Inside the Australian and New Zealand book industry

Image. Advertisement:

The Shepherd’s Hut (Tim Winton, Hamish Hamilton)

Jaxie Clackton is a teenager on the run in the parched, unforgiving landscape bordering the salt lakes by the Western Australian desert. Convinced he’ll be held responsible for the accidental death of his brutish father, Jaxie’s a canny survivor who, despite his lot in life, refuses to abandon his dream of love and happiness. Heading north on foot, ‘hoofing it like a dirty goat’, he happens across an ageing hermit leading a rough, solitary life in an old shepherd’s hut. Despite Jaxie’s distrust, an unlikely friendship develops as the pair supply mutual companionship and support to each other—until their world is shattered in a palpitating and shocking dénouement. Jaxie’s narrative voice is a raw and often profane vernacular that will jar with more conservative readers. Yet, like Santiago—the unlikely hero of Hemingway’s The Old Man and the Sea—there is so much wisdom in his solitude that the coarseness only amplifies his extraordinary survival instinct and determination. Jaxie is destined to be a new Aussie literary hero. Tim Winton is a modern-day master; he seems to be able to produce gem after gem that remain in the reader’s consciousness long after the last page. In Jaxie’s own words, ‘you know someone’s special when you never get enough of them’.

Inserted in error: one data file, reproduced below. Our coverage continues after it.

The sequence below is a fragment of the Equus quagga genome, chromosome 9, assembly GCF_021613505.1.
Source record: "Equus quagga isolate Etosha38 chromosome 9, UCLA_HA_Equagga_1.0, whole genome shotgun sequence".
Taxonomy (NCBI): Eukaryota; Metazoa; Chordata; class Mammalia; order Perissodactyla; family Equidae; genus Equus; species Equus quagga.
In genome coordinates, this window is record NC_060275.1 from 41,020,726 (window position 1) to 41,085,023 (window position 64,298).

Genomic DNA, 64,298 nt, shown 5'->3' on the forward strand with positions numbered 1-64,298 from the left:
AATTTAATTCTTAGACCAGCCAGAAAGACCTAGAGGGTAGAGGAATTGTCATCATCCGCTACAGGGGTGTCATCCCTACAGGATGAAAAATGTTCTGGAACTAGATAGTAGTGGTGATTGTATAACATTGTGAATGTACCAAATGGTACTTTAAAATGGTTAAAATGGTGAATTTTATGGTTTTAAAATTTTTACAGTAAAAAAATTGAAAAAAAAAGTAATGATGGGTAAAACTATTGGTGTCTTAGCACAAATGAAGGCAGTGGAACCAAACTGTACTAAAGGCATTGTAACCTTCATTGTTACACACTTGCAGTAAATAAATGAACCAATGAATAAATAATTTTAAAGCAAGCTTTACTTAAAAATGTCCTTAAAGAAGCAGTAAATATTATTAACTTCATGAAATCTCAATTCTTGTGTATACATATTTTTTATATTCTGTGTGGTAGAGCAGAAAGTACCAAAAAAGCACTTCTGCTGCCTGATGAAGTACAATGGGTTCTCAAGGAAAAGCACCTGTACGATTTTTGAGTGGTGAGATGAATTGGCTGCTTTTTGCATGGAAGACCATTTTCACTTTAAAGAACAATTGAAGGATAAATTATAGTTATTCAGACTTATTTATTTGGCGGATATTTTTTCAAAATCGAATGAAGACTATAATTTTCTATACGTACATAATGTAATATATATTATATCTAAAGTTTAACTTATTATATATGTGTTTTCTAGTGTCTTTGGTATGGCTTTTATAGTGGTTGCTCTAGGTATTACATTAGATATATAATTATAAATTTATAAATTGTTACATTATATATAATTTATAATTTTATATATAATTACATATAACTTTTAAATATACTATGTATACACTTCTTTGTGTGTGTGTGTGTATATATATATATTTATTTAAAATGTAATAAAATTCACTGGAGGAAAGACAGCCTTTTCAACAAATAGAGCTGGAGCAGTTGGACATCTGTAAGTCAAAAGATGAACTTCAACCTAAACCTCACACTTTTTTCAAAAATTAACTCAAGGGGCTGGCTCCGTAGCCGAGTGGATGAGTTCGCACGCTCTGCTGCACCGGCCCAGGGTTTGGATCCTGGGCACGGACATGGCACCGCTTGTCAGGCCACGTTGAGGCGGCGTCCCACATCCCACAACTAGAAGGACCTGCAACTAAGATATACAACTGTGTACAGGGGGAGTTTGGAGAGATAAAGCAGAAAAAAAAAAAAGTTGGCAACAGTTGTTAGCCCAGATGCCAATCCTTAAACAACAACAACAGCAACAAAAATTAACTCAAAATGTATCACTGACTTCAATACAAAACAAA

Scott Whitmont is the owner/manager of Sydney’s Lindfield Bookshop and Children’s Bookshop

The audiobook edition of The Shepherd’s Hut is available from Wavesound.


Category: Reviews Reviews newsletter Featured book review Think Australian old reviews list by category